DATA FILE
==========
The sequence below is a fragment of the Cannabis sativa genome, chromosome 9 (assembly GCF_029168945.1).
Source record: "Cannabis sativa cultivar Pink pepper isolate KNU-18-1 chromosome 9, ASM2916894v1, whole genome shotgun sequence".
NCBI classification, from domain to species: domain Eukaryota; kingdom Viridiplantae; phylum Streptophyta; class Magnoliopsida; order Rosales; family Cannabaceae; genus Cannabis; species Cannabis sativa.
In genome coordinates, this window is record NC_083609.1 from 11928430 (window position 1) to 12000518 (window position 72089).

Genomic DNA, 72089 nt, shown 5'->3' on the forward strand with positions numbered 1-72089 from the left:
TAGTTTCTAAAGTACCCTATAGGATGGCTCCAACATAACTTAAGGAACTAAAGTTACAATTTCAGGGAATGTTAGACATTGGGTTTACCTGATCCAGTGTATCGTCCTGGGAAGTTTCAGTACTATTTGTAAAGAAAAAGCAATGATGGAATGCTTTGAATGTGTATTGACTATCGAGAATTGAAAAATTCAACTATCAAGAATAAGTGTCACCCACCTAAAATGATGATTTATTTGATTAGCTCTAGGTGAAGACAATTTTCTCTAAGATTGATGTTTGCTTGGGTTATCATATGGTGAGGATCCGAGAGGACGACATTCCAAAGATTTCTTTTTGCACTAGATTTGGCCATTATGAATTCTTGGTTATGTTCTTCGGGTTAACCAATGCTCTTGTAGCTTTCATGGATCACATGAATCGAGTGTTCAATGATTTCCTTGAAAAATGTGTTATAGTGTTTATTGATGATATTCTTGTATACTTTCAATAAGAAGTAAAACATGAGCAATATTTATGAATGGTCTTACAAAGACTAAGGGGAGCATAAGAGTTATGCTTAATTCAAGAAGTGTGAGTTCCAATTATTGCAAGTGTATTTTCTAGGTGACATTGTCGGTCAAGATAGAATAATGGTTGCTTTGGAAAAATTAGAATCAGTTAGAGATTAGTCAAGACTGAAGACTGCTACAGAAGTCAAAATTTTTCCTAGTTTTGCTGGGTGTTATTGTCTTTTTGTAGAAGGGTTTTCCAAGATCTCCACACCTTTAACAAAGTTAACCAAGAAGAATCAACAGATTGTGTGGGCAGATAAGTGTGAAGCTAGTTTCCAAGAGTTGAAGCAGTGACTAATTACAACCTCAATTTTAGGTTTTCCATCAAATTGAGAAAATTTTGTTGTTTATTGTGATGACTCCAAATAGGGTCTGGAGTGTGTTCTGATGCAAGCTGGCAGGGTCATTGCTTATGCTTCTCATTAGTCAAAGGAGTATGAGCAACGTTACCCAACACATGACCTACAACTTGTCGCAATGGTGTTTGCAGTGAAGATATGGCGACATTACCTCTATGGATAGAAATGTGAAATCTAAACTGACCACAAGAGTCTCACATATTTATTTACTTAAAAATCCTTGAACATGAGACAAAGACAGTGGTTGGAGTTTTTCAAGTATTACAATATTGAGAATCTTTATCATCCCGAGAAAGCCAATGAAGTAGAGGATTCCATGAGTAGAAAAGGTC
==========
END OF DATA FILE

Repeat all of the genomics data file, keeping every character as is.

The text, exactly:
The sequence below is a fragment of the Cannabis sativa genome, chromosome 9 (assembly GCF_029168945.1).
Source record: "Cannabis sativa cultivar Pink pepper isolate KNU-18-1 chromosome 9, ASM2916894v1, whole genome shotgun sequence".
NCBI classification, from domain to species: domain Eukaryota; kingdom Viridiplantae; phylum Streptophyta; class Magnoliopsida; order Rosales; family Cannabaceae; genus Cannabis; species Cannabis sativa.
In genome coordinates, this window is record NC_083609.1 from 11928430 (window position 1) to 12000518 (window position 72089).

Genomic DNA, 72089 nt, shown 5'->3' on the forward strand with positions numbered 1-72089 from the left:
TAGTTTCTAAAGTACCCTATAGGATGGCTCCAACATAACTTAAGGAACTAAAGTTACAATTTCAGGGAATGTTAGACATTGGGTTTACCTGATCCAGTGTATCGTCCTGGGAAGTTTCAGTACTATTTGTAAAGAAAAAGCAATGATGGAATGCTTTGAATGTGTATTGACTATCGAGAATTGAAAAATTCAACTATCAAGAATAAGTGTCACCCACCTAAAATGATGATTTATTTGATTAGCTCTAGGTGAAGACAATTTTCTCTAAGATTGATGTTTGCTTGGGTTATCATATGGTGAGGATCCGAGAGGACGACATTCCAAAGATTTCTTTTTGCACTAGATTTGGCCATTATGAATTCTTGGTTATGTTCTTCGGGTTAACCAATGCTCTTGTAGCTTTCATGGATCACATGAATCGAGTGTTCAATGATTTCCTTGAAAAATGTGTTATAGTGTTTATTGATGATATTCTTGTATACTTTCAATAAGAAGTAAAACATGAGCAATATTTATGAATGGTCTTACAAAGACTAAGGGGAGCATAAGAGTTATGCTTAATTCAAGAAGTGTGAGTTCCAATTATTGCAAGTGTATTTTCTAGGTGACATTGTCGGTCAAGATAGAATAATGGTTGCTTTGGAAAAATTAGAATCAGTTAGAGATTAGTCAAGACTGAAGACTGCTACAGAAGTCAAAATTTTTCCTAGTTTTGCTGGGTGTTATTGTCTTTTTGTAGAAGGGTTTTCCAAGATCTCCACACCTTTAACAAAGTTAACCAAGAAGAATCAACAGATTGTGTGGGCAGATAAGTGTGAAGCTAGTTTCCAAGAGTTGAAGCAGTGACTAATTACAACCTCAATTTTAGGTTTTCCATCAAATTGAGAAAATTTTGTTGTTTATTGTGATGACTCCAAATAGGGTCTGGAGTGTGTTCTGATGCAAGCTGGCAGGGTCATTGCTTATGCTTCTCATTAGTCAAAGGAGTATGAGCAACGTTACCCAACACATGACCTACAACTTGTCGCAATGGTGTTTGCAGTGAAGATATGGCGACATTACCTCTATGGATAGAAATGTGAAATCTAAACTGACCACAAGAGTCTCACATATTTATTTACTTAAAAATCCTTGAACATGAGACAAAGACAGTGGTTGGAGTTTTTCAAGTATTACAATATTGAGAATCTTTATCATCCCGAGAAAGCCAATGAAGTAGAGGATTCCATGAGTAGAAAAGGTC